Just because you do a hurtful and harmful act on God’s behalf does not change its nature. It is still hurtful and harmful. A bad act in the name of God is still a bad act. It doesn’t suddenly become moral because God commands it.

    It is malicious, cruel and homophobic to treat people, especially one’s family badly, with contempt and rejection because of their orientation. Claiming God supports your actions may make you feel better, but it doesn’t make the action moral or worthy of calling holy.

    Its a sad commentary on the nature of one’s belief when the willingness NOT to discriminate and treat others badly is the basis of sanction within a church. They have every right to do so, but it doesn’t say much for them in general.

  • Jay

    So then, we should ask women to remain silent in church; condone stoning adulterers, etc. And don’t hide behind a “theory” that says law in the Scriptures is divided between what is eternally moral and what is changeable, -like not just holding slaves peacefully, but not freeing them. Sorry for the child of any parent who cannot treat their adult children as adults and let God, not the parent, be the judge.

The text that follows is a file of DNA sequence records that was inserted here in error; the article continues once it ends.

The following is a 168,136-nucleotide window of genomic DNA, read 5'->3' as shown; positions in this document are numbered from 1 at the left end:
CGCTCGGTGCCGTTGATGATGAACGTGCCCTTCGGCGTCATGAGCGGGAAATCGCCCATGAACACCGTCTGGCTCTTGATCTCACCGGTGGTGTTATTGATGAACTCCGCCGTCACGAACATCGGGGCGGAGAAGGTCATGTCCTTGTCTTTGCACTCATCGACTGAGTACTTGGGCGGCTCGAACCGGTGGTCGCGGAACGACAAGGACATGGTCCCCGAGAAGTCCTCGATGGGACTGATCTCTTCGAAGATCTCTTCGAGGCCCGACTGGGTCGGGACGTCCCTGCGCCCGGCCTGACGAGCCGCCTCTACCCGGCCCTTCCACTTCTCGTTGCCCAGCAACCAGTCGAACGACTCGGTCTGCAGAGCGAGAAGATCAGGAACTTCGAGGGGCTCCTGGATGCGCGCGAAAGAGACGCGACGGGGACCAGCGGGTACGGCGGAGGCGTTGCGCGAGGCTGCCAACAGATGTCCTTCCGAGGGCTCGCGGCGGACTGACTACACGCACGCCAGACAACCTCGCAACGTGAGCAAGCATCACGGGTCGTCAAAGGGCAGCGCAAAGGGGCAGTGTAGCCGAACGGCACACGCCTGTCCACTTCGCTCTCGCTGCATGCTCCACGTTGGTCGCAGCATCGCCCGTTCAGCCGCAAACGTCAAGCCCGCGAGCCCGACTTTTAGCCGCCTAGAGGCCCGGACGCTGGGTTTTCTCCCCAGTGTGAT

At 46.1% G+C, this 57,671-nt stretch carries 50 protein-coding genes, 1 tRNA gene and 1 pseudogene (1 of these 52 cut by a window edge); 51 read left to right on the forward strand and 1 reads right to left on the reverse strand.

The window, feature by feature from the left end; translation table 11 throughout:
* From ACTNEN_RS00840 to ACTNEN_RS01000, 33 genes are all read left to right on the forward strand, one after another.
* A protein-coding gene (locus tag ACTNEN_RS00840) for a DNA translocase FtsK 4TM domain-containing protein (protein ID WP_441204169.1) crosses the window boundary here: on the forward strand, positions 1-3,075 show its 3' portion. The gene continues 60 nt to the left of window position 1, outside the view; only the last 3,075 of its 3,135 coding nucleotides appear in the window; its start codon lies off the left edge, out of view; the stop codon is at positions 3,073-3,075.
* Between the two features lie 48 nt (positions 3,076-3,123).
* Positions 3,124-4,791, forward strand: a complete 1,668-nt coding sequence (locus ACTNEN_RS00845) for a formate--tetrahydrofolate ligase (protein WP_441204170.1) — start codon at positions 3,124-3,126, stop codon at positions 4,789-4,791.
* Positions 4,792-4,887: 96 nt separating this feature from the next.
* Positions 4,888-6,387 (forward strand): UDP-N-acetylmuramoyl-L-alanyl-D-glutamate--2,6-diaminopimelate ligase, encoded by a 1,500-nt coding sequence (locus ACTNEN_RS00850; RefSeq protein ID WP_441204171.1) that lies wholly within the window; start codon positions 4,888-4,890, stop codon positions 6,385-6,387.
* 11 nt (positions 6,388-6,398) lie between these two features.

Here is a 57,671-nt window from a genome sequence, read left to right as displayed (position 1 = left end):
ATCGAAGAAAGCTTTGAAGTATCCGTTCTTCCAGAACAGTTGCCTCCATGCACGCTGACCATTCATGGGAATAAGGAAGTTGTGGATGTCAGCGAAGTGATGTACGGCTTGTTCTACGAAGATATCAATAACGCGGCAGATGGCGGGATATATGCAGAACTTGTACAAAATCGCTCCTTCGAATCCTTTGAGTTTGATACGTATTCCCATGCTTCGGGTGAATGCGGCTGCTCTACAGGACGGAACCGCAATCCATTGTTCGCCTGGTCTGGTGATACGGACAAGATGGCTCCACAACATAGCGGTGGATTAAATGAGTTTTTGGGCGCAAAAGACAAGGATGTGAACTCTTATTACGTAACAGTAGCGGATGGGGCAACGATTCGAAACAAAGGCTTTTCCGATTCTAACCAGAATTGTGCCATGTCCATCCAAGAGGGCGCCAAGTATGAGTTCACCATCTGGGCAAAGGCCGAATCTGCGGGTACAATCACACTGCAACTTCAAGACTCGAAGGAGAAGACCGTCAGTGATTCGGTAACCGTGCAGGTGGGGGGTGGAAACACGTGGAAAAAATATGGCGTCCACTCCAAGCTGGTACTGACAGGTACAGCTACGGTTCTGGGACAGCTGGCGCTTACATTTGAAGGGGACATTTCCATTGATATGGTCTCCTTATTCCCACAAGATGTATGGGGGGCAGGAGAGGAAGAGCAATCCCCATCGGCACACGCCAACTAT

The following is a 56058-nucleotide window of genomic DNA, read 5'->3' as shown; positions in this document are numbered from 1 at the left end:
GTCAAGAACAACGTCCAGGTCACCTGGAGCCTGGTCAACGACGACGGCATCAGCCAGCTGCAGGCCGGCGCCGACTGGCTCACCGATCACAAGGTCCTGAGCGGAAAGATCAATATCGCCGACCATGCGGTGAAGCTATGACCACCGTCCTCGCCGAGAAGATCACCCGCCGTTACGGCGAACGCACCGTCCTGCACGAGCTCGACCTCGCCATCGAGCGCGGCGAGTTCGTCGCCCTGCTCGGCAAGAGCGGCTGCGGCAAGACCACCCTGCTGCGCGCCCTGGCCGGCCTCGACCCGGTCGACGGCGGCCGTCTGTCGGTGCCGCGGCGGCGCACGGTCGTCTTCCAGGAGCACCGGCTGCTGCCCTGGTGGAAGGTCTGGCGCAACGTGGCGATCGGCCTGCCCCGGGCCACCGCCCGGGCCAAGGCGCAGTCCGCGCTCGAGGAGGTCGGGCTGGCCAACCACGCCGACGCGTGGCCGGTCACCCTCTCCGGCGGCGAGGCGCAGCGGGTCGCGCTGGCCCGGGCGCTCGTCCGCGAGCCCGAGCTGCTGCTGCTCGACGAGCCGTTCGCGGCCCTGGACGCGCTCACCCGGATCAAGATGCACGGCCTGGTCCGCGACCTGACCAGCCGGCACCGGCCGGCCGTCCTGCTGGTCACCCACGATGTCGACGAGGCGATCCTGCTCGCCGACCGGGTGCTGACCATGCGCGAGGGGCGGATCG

• Pingback: Wednesday Link List | Thinking Out Loud()

  • Pingback: October 29, 2014: Truth2Freedom Daily Headline Alerts Collection | Truth2Freedom's Blog()

  • Rob

    You significantly miss the point. It is entirely possible for a parent to correct a child while still loving them. If, as a matter of their firmly-held religious beliefs, a parent believes the actions of a child will result in a negative outcome of eternal consequences, it would be a most heartless and cruel action to condone those actions and outright evil to actually encourage them. This goes for any one of a number of behaviors, not just homosexuality.